For example, one help article formerly stated that “files stored on Dropbox servers are encrypted (AES-256) and are inaccessible without your account password.” We were explaining that there are multiple safeguards on your data: that the files are stored encrypted and in addition, protected by your access credentials. However, a security professional could incorrectly infer that the encryption key comes from the user’s password, so we’ve separated the two points for clarity.

    Another statement read “Dropbox employees aren’t able to access user files.” That means that we prevent such access via access controls on our backend as well as strict policy prohibitions. That statement didn’t say anything about who holds encryption keys or what mechanisms prevent access to the data. We updated our help article and security overview to be explicit about this.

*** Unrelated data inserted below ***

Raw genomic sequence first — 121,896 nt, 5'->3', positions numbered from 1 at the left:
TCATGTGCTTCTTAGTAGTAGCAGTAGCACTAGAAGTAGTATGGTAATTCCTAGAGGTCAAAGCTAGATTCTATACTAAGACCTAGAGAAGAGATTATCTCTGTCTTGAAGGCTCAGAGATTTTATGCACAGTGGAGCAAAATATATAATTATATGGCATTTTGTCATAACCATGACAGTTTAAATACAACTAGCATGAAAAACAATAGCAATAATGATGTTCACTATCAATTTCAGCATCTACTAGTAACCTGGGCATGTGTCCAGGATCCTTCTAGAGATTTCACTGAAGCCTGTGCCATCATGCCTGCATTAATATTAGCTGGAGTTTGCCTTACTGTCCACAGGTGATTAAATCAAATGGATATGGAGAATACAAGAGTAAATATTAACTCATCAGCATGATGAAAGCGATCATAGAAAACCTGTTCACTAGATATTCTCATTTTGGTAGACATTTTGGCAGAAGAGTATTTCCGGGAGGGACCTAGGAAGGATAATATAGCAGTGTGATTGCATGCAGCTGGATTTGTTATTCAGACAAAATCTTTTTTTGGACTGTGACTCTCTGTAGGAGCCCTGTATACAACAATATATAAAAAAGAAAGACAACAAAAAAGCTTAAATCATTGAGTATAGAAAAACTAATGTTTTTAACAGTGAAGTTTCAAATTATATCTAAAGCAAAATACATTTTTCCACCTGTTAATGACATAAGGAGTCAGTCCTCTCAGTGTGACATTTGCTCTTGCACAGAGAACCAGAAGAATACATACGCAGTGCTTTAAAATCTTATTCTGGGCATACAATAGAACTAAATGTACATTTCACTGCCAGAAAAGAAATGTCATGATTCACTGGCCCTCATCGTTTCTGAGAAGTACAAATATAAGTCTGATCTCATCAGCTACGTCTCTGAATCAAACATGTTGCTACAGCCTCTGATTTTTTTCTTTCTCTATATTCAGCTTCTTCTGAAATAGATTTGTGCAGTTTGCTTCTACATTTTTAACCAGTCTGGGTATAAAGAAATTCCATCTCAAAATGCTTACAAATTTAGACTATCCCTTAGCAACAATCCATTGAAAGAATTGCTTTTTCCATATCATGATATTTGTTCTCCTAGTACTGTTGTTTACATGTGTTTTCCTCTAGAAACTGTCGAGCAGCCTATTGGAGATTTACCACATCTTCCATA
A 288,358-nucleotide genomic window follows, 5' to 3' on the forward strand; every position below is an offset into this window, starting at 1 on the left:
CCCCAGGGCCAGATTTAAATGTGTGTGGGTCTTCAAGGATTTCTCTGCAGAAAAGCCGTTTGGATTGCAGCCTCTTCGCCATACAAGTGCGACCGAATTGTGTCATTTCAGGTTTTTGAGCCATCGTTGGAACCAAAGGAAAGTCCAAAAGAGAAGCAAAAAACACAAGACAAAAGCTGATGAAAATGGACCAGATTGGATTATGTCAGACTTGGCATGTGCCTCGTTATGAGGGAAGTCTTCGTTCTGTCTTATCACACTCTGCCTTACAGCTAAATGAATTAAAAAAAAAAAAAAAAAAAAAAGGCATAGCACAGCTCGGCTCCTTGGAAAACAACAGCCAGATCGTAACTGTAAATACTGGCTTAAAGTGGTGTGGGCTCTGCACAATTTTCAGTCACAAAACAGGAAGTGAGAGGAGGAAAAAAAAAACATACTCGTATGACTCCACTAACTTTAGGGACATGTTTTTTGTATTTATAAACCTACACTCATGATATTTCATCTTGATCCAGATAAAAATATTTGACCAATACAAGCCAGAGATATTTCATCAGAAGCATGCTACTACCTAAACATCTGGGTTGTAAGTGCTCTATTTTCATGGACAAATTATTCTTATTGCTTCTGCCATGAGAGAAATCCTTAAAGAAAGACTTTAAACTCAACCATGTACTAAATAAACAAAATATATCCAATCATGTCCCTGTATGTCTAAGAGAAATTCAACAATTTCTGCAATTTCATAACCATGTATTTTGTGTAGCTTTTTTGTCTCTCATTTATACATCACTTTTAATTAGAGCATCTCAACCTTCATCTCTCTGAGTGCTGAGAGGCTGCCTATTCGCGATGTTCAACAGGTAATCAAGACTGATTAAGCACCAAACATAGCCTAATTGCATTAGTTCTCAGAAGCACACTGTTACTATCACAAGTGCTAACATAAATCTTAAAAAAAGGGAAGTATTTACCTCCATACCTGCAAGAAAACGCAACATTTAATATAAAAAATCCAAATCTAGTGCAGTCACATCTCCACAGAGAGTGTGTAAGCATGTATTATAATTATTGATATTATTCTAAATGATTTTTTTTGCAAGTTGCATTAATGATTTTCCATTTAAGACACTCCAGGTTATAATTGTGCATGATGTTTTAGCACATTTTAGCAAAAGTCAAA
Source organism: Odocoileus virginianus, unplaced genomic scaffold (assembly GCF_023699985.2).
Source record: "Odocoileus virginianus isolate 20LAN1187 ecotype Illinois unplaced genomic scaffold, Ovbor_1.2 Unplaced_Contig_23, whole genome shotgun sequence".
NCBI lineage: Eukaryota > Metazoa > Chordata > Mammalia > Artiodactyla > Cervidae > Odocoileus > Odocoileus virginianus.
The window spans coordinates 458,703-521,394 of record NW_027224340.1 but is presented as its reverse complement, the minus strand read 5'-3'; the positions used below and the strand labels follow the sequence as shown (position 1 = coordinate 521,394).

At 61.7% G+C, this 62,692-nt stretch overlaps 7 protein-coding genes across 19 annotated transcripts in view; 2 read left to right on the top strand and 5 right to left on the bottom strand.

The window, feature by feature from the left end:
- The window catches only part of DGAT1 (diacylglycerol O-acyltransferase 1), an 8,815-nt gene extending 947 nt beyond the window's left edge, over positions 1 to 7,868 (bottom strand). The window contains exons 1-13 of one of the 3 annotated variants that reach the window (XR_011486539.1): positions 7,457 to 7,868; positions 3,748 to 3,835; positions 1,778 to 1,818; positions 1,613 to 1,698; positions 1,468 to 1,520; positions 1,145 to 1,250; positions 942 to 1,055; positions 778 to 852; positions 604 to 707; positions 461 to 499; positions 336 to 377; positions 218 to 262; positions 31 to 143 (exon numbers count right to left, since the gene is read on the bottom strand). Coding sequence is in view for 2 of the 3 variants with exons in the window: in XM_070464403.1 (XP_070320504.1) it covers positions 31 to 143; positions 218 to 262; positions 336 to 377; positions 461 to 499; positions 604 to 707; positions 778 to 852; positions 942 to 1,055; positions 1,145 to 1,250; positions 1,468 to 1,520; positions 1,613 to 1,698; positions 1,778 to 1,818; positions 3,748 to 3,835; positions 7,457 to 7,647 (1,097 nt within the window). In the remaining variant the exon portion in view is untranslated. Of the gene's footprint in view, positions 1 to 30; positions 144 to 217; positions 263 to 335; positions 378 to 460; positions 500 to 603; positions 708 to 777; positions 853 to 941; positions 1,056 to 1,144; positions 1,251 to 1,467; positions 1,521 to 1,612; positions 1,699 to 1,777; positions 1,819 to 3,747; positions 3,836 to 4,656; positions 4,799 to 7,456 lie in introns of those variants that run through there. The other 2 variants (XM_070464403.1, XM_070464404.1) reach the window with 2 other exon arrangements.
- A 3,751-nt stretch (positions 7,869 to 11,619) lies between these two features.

In summary, anything you put in Dropbox should be considered public, just like Facebook and Twitter. While all your data in Dropbox is "encrypted" the keys to decrypt all your data is accessible and stored with Dropbox in the cloud, not with you. Meaning the encryption is totally meaningless. Aside from the fact that Dropbox now openly co-operates with anyone who makes a request to peak at your files, any hacker that gains access to the Dropbox servers or codebase can easily get your encryption key and your data is compromised.

    Facebook is a Vector